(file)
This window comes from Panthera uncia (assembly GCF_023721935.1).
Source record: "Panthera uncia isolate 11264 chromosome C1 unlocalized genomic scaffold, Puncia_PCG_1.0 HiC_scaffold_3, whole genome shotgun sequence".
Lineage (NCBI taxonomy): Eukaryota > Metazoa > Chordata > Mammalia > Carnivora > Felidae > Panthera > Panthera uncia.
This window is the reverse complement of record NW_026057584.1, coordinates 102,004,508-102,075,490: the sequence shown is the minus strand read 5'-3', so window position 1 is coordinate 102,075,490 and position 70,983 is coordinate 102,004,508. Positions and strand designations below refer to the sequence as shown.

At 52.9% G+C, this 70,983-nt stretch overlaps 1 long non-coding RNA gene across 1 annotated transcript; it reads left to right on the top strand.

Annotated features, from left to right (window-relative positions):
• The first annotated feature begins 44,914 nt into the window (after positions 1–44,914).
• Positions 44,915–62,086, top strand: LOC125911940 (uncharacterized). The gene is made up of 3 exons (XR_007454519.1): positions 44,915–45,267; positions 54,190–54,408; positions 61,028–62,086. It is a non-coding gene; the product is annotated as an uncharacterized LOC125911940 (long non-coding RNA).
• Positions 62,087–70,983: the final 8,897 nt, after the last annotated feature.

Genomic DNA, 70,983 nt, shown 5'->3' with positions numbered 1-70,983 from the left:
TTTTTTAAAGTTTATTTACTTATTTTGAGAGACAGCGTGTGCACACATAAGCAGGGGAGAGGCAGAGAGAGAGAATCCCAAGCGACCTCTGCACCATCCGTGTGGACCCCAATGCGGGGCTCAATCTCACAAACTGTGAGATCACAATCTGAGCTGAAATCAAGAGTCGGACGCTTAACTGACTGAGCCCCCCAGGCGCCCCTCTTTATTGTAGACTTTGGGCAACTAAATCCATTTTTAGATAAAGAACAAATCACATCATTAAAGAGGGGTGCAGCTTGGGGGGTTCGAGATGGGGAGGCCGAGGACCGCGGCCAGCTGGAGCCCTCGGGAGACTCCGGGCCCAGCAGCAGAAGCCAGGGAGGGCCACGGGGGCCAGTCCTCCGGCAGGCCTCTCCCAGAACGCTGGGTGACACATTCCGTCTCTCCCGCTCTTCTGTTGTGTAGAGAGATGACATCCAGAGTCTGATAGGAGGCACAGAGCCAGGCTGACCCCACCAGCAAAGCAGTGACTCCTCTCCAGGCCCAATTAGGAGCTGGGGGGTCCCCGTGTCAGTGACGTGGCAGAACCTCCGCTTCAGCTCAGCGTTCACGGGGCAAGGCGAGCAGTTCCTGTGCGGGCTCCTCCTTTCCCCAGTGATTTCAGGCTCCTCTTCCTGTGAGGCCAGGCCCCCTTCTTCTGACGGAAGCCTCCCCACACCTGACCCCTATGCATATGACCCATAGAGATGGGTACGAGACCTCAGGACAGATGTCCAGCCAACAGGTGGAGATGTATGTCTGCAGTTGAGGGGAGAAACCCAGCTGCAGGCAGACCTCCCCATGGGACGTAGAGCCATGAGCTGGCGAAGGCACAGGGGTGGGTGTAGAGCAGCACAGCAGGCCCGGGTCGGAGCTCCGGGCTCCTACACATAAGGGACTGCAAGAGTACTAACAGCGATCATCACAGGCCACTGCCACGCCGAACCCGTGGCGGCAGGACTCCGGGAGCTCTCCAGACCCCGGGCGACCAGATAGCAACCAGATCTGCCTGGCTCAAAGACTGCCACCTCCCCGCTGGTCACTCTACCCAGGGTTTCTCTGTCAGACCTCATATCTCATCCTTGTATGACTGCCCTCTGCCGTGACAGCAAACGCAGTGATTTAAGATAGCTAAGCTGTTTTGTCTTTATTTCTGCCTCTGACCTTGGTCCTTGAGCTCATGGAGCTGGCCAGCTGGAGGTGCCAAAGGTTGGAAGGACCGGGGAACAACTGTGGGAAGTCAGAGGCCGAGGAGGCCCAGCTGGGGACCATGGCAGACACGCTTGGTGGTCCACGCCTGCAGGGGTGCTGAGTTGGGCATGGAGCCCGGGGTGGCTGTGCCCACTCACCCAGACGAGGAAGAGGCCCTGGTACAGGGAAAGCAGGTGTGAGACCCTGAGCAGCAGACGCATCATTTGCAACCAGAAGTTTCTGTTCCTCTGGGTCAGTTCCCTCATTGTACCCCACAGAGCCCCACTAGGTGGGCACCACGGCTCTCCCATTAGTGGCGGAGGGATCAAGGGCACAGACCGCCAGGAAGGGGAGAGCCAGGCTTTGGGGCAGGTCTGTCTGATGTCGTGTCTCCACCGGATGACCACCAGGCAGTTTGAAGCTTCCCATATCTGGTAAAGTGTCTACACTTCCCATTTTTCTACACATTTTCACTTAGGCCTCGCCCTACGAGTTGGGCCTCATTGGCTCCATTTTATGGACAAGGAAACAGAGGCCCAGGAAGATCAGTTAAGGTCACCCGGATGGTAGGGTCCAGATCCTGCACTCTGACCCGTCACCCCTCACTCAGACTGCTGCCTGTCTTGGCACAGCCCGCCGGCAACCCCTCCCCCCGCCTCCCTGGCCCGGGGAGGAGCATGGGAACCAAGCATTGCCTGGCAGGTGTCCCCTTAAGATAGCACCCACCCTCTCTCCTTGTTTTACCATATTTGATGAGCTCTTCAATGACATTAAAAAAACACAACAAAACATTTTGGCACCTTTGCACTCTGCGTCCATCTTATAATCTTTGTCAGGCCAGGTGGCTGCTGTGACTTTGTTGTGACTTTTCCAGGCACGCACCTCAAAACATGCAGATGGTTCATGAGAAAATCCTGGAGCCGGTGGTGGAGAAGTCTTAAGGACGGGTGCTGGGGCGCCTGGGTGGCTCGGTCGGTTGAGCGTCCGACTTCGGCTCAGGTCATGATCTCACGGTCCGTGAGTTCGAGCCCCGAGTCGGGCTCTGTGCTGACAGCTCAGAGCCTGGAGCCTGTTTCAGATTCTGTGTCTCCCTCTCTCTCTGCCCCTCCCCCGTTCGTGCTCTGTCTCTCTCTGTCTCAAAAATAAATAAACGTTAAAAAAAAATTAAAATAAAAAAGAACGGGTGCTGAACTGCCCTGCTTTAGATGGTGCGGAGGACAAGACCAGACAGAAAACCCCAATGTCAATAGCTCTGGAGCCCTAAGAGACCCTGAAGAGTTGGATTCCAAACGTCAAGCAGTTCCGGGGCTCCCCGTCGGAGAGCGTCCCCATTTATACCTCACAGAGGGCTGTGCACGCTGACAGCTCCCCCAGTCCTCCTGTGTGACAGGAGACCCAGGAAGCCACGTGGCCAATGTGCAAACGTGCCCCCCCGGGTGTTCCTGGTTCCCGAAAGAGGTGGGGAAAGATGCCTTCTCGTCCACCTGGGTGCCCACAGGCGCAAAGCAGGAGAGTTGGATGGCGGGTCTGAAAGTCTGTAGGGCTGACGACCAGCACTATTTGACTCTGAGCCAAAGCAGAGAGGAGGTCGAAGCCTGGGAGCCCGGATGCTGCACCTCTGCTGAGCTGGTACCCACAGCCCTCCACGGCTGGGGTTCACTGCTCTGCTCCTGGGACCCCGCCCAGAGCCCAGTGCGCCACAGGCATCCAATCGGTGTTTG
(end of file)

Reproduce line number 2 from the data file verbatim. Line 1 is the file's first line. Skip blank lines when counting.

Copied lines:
Source record: "Panthera uncia isolate 11264 chromosome C1 unlocalized genomic scaffold, Puncia_PCG_1.0 HiC_scaffold_3, whole genome shotgun sequence".